First post here, so I apologize for breaking some conventions that I don't know about.
I am currently guiding a group of six through Tomb of Annihilation (I will not take care to avoid spoilers, so you will be warned beyond this point). The campaign is decent. The group of players is a little rockier than I'm used to, but overall I'm pretty confident that all of my players can have fun.
My problem is with one person. My group of players is mostly a mix of nationalities, so we're playing on Roll20, but two of them are real friends of mine. One of these friends always told me that he likes the "game" part of D & D 5e more than role-playing, which is fair for me. Not everyone likes the same things about D&D and he happens to prefer mechanics and stuff. He knows that I include a healthy part of role-playing in my campaigns, but I also like to provide challenging and interesting content that does not involve role-playing.
My first alarm bell should have been ringing when he intentionally made a dumb character (An Aarakocra Monk) so that he didn't have to do that much RP. I didn't think about it much at the time because his character communicated in writing and he had agreed with another player to share a back story. While this player was actually taking a back seat to RP, he was still involved in the game. This has changed over the course of the game. As time went on and when everyone was chatting and having fun, he became more and more withdrawn, just not role-playing and just there to play. I have spoken to him several times during this time, but he assured me that he was enjoying himself, so I let him. This situation became devastating when the character he shared a background story with died and he did absolutely nothing in the character to respond to.
Over time, he also stopped talking less in our conversations outside of the characters and didn't just play role-playing games. He limited his in-game interactions to throwing only when I asked to declare his attacks and ask if he could craft items during the trip. At that time, he also unlocked "Stunning Strike" as a monk and used it constantly to gain an edge in combat. That's okay, of course, but his interactions were limited to just rolling his attacks and explaining that he used Stunning Strike.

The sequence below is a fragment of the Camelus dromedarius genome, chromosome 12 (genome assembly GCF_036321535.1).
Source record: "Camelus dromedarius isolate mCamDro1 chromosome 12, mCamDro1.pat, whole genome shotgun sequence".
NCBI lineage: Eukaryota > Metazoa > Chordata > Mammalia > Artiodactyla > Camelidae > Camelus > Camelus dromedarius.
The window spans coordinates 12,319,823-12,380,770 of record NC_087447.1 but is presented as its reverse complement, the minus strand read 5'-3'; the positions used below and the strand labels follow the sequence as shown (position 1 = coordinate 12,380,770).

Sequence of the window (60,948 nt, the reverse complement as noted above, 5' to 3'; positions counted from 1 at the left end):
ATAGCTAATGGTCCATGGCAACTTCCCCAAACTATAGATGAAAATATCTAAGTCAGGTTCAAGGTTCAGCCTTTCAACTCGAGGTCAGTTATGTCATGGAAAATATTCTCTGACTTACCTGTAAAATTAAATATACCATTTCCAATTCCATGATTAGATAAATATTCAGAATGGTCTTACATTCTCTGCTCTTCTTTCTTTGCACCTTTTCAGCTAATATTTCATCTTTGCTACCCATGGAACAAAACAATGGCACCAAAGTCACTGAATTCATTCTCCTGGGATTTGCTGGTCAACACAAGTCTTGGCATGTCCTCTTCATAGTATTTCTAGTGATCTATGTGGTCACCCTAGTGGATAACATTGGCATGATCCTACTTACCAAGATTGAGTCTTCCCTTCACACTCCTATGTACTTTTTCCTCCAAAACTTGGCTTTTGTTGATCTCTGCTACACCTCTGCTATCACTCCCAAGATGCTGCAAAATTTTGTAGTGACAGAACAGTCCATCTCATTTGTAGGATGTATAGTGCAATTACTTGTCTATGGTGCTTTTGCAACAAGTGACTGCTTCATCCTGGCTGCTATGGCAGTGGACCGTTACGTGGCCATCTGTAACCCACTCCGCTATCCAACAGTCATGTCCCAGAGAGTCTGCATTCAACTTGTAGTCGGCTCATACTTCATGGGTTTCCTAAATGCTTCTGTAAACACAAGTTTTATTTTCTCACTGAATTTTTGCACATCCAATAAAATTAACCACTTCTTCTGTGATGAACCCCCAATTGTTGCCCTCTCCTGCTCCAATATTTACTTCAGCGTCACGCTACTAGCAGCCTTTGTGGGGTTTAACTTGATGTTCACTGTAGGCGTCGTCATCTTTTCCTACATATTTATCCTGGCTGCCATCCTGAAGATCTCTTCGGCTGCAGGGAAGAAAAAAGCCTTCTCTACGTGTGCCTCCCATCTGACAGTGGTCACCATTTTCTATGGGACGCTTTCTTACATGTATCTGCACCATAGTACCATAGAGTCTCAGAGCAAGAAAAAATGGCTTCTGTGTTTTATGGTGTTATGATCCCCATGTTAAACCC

Finally, the situation came to a head when the group took on Tzindelor, a young red dragon. The party was well prepared and had already caused massive damage. This player came and did the Stunning Strike as often as he could. Tzindelor passed most litters, but critically failed a check, which means she would be stunned and this epic fight everyone was thinking of (it had only taken a round or two at that time, her health melted ridiculously fast) ), would have been reduced to The group just hit a sandbag on HP. At that point, I made a quick DM-Fiat decision and said that Tzindelor had legendary resistance.
Now we can all discuss whether this was appropriate or not (please add a side note in your answer if you'd like, I'm interested in other opinions), but the point is that this player is also frustrated by this. Immediately after the event, he found the magic big ax in the dragon's hoard and refused to give it to the barbarian in the group, although he cannot effectively use it as his current character.
Other players asked in the character whether he wanted to give the barbarian (the other friend) the ax because he could actually use it. He didn't answer and just said he wanted to keep it out of the character.
I later talked to him about this special ax and just asked why he wanted to keep it. He said something about how he finally got loot. It is true that he did not have much magic items or upgrades, but on the other hand, there have only been two remarkable magic items in the group so far, an alchemy pitcher and the Ring of Winter. The ring in particular is incredibly powerful, but I'm slowly punishing the player for using it over time. (Further details on how the ring landed with the players are available on request). Finally, he gave the barbarian the ax because in real life the player of that character asked him.
Finally, I heard from another GM from another campaign that this player still brought up the incident with legendary opposition to him. I quote him completely useless. Although I can definitely understand the frustration in this particular case, I've never stopped him from using Stunning Strike, and I really believed that the fight was more fun. I would like to offer compensation, but I have no idea what to do as he doesn't play an RPG and spams only Stunning Strike. I will definitely make him whine about a boss someday, but somehow I don't think that really fixes that much (confirmation bias is a pain).
I have invited this player for a personal interview in the coming days. Can anyone give advice on how to talk to this player? Suggestions on how to better enjoy the game would also be appreciated. I will provide the desired details and will provide an update after the interview. Right now I'm thinking about just asking him what he wants and what I could do to help. If we can't find a solution, I carefully suggest that this game may not fit his style of play and offer him the option to exit the game. I'm not going to tell him to go. If he leaves, it will be because he agrees that it is the best.
I really hope to find a solution. The tension that caused this not only killed his enjoyment of the game, but also affects the atmosphere of the whole group, and nobody wants that.